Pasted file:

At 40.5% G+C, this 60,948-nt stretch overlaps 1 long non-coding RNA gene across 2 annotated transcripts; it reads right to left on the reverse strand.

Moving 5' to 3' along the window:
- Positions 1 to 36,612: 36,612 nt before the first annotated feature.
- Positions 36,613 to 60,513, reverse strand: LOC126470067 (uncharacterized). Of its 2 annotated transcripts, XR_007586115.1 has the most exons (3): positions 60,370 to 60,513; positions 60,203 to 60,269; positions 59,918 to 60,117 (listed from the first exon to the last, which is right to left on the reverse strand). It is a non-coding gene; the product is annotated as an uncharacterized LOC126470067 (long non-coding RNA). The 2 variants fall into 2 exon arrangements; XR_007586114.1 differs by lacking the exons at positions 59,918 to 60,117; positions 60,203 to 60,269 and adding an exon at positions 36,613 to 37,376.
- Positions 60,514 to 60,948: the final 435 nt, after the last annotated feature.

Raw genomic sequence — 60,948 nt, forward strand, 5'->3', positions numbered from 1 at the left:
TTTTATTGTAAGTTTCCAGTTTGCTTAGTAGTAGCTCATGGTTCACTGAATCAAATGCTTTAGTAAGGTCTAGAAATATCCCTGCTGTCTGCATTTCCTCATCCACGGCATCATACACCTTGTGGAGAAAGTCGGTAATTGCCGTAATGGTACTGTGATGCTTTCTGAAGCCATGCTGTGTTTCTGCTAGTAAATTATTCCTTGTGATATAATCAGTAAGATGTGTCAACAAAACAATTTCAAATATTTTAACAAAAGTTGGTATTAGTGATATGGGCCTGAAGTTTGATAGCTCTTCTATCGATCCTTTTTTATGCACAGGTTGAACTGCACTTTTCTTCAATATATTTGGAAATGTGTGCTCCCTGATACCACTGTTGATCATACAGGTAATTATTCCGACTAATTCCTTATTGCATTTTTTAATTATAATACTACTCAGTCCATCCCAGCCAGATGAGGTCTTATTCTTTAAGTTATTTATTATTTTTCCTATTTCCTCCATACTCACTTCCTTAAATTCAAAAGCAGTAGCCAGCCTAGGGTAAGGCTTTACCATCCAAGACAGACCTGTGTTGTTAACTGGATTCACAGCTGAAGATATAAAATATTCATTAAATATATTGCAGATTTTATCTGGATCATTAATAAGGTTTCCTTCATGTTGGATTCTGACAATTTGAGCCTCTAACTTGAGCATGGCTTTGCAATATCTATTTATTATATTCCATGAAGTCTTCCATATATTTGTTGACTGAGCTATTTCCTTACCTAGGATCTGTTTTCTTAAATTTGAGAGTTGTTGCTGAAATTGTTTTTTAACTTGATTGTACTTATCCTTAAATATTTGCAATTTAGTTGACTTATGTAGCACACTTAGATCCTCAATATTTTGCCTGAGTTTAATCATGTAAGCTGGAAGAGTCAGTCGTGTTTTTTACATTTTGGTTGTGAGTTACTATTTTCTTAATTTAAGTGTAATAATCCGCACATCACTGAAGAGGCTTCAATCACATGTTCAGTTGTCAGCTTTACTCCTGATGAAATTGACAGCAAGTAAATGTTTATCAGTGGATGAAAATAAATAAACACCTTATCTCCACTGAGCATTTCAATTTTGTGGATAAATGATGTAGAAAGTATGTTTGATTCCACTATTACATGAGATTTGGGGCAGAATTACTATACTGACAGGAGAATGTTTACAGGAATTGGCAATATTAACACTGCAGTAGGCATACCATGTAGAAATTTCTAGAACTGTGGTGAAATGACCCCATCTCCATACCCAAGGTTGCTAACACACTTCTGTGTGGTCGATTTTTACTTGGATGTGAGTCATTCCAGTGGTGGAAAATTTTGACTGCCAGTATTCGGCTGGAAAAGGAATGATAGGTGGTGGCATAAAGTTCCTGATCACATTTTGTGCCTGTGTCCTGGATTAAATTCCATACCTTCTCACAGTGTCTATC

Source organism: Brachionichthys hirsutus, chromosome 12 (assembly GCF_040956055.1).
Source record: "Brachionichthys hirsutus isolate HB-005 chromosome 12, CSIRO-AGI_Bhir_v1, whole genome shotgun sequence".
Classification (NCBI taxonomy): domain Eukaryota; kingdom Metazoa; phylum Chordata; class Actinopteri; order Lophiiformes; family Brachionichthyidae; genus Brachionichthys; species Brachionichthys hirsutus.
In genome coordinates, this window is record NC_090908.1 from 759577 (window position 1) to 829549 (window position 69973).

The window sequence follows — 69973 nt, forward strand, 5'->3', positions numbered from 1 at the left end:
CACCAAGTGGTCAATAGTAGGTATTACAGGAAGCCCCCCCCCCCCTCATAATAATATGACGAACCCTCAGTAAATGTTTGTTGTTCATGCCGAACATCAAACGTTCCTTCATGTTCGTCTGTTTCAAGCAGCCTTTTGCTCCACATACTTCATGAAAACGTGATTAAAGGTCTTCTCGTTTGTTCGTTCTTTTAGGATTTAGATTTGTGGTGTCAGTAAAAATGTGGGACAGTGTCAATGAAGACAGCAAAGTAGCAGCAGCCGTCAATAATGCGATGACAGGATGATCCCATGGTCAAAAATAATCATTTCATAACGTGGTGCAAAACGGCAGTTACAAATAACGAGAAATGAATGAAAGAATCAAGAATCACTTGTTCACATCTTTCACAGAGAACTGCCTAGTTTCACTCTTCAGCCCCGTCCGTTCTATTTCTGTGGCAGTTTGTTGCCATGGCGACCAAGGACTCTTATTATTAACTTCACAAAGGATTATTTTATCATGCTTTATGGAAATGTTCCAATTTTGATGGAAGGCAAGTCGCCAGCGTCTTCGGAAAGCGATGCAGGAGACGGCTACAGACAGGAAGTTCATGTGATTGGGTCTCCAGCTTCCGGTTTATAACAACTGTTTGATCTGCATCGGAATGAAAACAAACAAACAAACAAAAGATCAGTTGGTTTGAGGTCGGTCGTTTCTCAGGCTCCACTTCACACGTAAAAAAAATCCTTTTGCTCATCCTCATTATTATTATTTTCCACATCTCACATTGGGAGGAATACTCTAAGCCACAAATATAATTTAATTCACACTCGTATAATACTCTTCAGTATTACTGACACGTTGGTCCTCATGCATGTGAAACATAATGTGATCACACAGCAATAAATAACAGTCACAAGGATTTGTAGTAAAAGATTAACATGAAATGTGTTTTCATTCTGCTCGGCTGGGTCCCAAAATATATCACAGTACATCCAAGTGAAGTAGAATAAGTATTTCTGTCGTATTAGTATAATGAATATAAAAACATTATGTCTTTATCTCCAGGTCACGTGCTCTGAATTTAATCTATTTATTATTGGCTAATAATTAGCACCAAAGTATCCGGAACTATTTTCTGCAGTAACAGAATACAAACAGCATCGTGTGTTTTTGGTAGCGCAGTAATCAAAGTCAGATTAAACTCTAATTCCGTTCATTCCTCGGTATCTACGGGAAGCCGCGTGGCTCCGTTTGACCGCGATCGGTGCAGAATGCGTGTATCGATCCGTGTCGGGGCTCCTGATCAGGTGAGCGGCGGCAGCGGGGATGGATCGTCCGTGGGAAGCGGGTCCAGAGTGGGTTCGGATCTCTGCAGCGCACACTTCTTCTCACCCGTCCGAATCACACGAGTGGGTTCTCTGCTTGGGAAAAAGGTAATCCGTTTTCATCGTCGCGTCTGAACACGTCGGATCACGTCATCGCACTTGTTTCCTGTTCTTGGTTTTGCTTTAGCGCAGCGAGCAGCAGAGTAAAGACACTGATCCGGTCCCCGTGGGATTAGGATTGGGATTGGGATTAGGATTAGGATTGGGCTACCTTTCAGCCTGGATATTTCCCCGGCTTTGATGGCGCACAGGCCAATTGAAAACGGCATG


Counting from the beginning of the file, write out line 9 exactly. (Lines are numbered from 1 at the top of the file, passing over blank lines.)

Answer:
Source record: "Brachionichthys hirsutus isolate HB-005 chromosome 12, CSIRO-AGI_Bhir_v1, whole genome shotgun sequence".